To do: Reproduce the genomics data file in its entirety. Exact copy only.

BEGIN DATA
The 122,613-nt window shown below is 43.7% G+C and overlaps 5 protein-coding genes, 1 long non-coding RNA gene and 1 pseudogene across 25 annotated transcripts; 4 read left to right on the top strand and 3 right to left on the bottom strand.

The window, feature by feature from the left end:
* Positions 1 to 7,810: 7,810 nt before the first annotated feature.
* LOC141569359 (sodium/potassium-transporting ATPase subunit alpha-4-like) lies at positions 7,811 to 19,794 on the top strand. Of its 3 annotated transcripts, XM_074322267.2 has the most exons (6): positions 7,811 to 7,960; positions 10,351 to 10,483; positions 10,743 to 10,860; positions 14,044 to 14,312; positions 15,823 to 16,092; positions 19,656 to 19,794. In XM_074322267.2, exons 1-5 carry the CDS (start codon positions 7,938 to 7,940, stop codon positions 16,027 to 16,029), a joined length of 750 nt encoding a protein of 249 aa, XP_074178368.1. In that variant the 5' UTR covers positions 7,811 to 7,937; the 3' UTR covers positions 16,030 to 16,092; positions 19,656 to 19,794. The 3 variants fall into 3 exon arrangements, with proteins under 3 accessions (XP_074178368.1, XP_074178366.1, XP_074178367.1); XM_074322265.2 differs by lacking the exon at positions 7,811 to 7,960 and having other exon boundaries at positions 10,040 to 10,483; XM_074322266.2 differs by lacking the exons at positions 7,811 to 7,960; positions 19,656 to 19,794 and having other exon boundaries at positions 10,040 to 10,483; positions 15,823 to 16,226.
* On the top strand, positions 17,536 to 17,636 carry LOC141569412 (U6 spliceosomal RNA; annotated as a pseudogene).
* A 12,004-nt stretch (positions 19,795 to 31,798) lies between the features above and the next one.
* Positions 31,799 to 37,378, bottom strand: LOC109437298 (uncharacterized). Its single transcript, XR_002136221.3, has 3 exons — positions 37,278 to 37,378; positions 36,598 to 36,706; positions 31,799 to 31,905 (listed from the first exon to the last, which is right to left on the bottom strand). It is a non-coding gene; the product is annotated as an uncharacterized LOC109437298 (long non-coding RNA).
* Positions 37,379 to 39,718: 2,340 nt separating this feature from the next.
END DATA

The 122,613-nt window shown below is 43.7% G+C and overlaps 5 protein-coding genes, 1 long non-coding RNA gene and 1 pseudogene across 25 annotated transcripts; 4 read left to right on the top strand and 3 right to left on the bottom strand.

The window, feature by feature from the left end:
* Positions 1 to 7,810: 7,810 nt before the first annotated feature.
* LOC141569359 (sodium/potassium-transporting ATPase subunit alpha-4-like) lies at positions 7,811 to 19,794 on the top strand. Of its 3 annotated transcripts, XM_074322267.2 has the most exons (6): positions 7,811 to 7,960; positions 10,351 to 10,483; positions 10,743 to 10,860; positions 14,044 to 14,312; positions 15,823 to 16,092; positions 19,656 to 19,794. In XM_074322267.2, exons 1-5 carry the CDS (start codon positions 7,938 to 7,940, stop codon positions 16,027 to 16,029), a joined length of 750 nt encoding a protein of 249 aa, XP_074178368.1. In that variant the 5' UTR covers positions 7,811 to 7,937; the 3' UTR covers positions 16,030 to 16,092; positions 19,656 to 19,794. The 3 variants fall into 3 exon arrangements, with proteins under 3 accessions (XP_074178368.1, XP_074178366.1, XP_074178367.1); XM_074322265.2 differs by lacking the exon at positions 7,811 to 7,960 and having other exon boundaries at positions 10,040 to 10,483; XM_074322266.2 differs by lacking the exons at positions 7,811 to 7,960; positions 19,656 to 19,794 and having other exon boundaries at positions 10,040 to 10,483; positions 15,823 to 16,226.
* On the top strand, positions 17,536 to 17,636 carry LOC141569412 (U6 spliceosomal RNA; annotated as a pseudogene).
* A 12,004-nt stretch (positions 19,795 to 31,798) lies between the features above and the next one.
* Positions 31,799 to 37,378, bottom strand: LOC109437298 (uncharacterized). Its single transcript, XR_002136221.3, has 3 exons — positions 37,278 to 37,378; positions 36,598 to 36,706; positions 31,799 to 31,905 (listed from the first exon to the last, which is right to left on the bottom strand). It is a non-coding gene; the product is annotated as an uncharacterized LOC109437298 (long non-coding RNA).
* Positions 37,379 to 39,718: 2,340 nt separating this feature from the next.